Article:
Drink & Be Literary:
Dinner and a Reading in BAMcafé
Photo of Edward P. Jones by Scott Ellison Smith
A unique series for sophisticated writers, readers, and eaters, Eat, Drink & Be Literary continues the momentum of the past two sell-out series, bringing major contemporary authors to BAMcafé for intimate dinners, readings, and discussions that are always entertaining and engaging.
Events begin with a sumptuous buffet created by BAMcafé's acclaimed executive chef, Coleman Foster, with premium wine provided by Pine Ridge Winery; live acoustic music accompanies dinner. Following the performance and dinner, authors read from their work and are interviewed by a moderator, providing a forum for authors to talk candidly about the artistic and thematic issues that inform their work. An audience Q&A and a book signing complete the evening.
is the founding editor of A Public Space,
a journal of literature and culture based
in Brooklyn. She worked at The Paris Review
for many years, succeeding George Plimpton
as editor in 2003; she left the magazine
in 2005. The debut issue of A Public Space
was published in March 2006.
For tickets and information, www.bam.org.
Francine Prose, BAMcafé, Thu, Jan 11 at 6:30 pm
"Prose masterfully meditates on how quality reading informs great writing, which will warm the cold, jaded hearts of even the most frustrated, unappreciated and unpublished writers."—PUBLISHER'S WEEKLY ON READING LIKE A WRITER
"Too often students are being taught to read as if literature were some kind of ethics class or civics class—or worse, some kind of self-help manual. In fact, the important thing is the way the writer uses the language. I think there are writers who would be read more—and, conversely, writers who would never be read at all—if people actually looked at how well or how badly they wrote."—FRANCINE PROSE
A distinguished critic, essayist, and novelist, Francine Prose is the author of fourteen works of fiction, including A Changed Man and Blue Angel, which was a finalist for the National Book Award, and the recent non- fiction book Reading Like a Writer. She has taught literature and writing at Harvard, the University of Arizona, the University of Utah, and The New School. Prose lives in New York City.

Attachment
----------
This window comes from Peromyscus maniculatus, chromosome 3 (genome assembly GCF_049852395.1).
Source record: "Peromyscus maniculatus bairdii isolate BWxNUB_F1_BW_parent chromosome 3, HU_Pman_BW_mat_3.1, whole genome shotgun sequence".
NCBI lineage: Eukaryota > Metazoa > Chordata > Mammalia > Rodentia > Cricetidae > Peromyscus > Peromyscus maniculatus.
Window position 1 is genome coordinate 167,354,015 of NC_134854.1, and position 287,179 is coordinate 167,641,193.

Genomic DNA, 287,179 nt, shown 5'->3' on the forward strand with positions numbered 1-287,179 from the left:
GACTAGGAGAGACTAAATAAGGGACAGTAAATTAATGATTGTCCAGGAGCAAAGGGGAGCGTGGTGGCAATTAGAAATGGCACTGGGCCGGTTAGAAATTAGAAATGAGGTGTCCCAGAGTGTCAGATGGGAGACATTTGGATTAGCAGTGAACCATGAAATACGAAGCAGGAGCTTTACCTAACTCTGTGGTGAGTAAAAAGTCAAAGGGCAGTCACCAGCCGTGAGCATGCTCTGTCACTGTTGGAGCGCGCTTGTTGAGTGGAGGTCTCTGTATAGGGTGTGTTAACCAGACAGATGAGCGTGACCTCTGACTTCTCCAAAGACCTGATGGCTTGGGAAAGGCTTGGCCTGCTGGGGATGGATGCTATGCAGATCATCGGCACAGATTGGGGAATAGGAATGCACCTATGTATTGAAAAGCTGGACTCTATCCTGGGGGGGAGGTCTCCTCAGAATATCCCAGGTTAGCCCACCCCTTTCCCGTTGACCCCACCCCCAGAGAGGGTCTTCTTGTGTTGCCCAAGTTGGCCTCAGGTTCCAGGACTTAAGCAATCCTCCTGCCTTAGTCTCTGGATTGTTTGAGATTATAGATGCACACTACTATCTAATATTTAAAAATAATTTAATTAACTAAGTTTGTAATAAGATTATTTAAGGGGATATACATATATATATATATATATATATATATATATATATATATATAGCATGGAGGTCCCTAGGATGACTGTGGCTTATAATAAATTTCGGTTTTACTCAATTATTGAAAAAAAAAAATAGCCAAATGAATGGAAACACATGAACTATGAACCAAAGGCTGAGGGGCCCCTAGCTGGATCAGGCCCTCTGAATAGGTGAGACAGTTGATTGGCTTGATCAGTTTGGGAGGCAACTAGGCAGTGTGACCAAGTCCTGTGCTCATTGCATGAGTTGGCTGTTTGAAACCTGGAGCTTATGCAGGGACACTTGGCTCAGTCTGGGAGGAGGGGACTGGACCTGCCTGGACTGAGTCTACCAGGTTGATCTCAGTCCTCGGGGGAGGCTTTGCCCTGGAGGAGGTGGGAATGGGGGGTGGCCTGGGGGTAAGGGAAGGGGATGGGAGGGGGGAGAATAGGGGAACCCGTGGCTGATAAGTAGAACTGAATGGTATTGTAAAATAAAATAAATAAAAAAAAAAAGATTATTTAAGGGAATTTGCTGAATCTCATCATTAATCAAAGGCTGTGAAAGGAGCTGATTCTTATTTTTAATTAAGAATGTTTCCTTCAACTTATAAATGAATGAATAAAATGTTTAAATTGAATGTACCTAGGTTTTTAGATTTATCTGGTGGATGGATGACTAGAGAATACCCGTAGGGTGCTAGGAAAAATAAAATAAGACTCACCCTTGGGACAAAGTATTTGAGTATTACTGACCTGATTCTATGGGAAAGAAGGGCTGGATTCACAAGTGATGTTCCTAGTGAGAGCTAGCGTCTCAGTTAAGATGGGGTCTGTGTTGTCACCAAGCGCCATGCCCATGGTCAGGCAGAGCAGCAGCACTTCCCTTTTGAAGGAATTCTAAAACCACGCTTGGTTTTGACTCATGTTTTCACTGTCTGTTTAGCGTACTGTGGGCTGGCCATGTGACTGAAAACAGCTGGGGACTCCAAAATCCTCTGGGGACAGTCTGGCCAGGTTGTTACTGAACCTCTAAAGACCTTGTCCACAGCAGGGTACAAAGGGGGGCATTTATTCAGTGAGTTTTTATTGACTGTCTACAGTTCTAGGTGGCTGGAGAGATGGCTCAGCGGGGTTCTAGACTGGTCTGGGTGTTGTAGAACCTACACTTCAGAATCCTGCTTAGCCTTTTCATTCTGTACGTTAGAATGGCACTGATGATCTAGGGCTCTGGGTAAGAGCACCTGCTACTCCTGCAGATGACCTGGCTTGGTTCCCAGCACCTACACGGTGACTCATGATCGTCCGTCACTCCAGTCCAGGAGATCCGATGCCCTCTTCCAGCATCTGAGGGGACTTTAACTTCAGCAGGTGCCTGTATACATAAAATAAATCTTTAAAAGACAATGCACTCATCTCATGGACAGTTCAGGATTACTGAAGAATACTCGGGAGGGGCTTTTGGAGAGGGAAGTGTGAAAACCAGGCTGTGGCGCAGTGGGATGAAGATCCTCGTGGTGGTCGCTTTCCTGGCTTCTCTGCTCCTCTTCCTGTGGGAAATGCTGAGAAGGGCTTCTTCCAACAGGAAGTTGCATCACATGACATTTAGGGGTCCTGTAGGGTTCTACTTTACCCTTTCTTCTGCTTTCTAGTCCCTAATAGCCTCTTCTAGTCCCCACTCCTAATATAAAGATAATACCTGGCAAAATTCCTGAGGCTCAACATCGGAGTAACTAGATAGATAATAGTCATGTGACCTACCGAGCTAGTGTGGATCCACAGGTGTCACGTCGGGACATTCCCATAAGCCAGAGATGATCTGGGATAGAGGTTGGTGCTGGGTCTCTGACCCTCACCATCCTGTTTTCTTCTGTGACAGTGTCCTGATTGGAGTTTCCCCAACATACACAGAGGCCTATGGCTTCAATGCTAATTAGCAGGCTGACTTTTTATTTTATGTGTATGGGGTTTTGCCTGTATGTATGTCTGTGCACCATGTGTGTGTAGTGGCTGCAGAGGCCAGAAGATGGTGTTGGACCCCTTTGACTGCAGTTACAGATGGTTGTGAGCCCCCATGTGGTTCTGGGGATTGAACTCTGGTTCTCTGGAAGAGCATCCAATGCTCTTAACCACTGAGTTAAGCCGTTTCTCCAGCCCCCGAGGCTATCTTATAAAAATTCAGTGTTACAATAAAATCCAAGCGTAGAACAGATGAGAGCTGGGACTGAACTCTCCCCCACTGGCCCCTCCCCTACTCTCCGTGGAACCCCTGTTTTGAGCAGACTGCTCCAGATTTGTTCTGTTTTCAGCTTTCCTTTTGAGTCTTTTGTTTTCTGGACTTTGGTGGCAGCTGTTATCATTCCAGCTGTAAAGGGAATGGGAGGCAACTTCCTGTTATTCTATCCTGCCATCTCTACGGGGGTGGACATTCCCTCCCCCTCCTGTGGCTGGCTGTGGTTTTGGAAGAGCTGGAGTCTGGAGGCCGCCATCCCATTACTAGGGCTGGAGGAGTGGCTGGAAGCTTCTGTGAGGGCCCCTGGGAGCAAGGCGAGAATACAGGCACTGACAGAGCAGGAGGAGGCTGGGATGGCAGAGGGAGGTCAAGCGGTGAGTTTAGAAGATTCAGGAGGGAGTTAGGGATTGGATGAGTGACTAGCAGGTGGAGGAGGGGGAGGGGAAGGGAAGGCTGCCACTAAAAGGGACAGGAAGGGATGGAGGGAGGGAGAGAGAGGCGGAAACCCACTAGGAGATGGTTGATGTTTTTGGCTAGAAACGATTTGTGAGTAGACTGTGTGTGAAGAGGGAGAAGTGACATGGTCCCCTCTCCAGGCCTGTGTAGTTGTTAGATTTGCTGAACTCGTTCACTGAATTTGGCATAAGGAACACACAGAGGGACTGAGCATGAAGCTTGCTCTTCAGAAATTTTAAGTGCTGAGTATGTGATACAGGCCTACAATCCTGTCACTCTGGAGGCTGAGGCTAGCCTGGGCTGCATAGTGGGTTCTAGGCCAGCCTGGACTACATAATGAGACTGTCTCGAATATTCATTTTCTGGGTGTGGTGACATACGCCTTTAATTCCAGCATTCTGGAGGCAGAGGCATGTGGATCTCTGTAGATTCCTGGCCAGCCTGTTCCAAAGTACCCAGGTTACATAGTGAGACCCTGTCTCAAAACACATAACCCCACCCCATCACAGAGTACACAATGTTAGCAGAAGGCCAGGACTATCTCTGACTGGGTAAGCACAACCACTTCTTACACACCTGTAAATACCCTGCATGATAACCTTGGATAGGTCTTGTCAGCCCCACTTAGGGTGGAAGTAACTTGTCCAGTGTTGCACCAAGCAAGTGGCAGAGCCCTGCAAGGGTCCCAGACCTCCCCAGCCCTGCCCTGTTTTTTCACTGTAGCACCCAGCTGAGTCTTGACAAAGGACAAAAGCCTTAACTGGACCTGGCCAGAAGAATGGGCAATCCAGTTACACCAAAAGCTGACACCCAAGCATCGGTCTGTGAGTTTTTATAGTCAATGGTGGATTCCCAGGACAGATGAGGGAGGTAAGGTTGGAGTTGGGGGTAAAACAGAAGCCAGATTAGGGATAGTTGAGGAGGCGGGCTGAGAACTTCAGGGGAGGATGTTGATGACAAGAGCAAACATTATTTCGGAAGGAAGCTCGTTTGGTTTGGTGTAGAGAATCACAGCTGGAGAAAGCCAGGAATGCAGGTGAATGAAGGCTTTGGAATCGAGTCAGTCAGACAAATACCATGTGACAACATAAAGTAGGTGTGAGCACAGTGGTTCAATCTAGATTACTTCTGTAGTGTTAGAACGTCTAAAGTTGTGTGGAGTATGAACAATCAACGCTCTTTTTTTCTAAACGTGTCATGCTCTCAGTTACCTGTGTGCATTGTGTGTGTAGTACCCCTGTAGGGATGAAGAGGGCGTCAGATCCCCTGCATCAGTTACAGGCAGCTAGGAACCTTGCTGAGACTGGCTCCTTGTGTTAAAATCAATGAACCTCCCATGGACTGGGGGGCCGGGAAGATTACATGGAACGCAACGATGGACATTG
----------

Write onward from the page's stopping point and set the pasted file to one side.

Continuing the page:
Interviewed by Brigid Hughes.
Dinner music provided by äj, featuring singer-songwriters Andrea and James Rohlehr on flute and guitar.
Pete Hamill, BAMcafé, Thu, Jan 25 at 6:30pm
"Tough-minded, brimming with energy and unflinchingly honest."—THE NEW YORK TIMES ON A DRINKING LIFE
"I've been writing both fiction and nonfiction since the late 1960s. One personal key to getting the work done is The Nap. I take a nap every day, particularly after writing journalism. This gives me two mornings. Or so I've persuaded myself. And it allows me to leave the hard accuracy of fact and slide into the quite different sensibility demanded by fiction."—PETE HAMILL
Born in Brooklyn in 1935, Pete Hamill has an extensive background in journalism. In addition to his work as a journalist, he has received critical acclaim for his bestselling novels Snow in August and Forever, his memoirs, and his biographies.
Sold Out! Michael Cunnigham, BAMcafé, Thu, Feb 15 at 6:30pm
"There are certain principles by which fiction seems to work, and yet anything that's put forward as a principle for writing fiction has been dramatically contradicted by at least one great work of art. So we find ourselves in the funny position of having rules as vague guidelines and yet nothing, not one thing, that we can count on."—MICHAEL CUNNINGHAM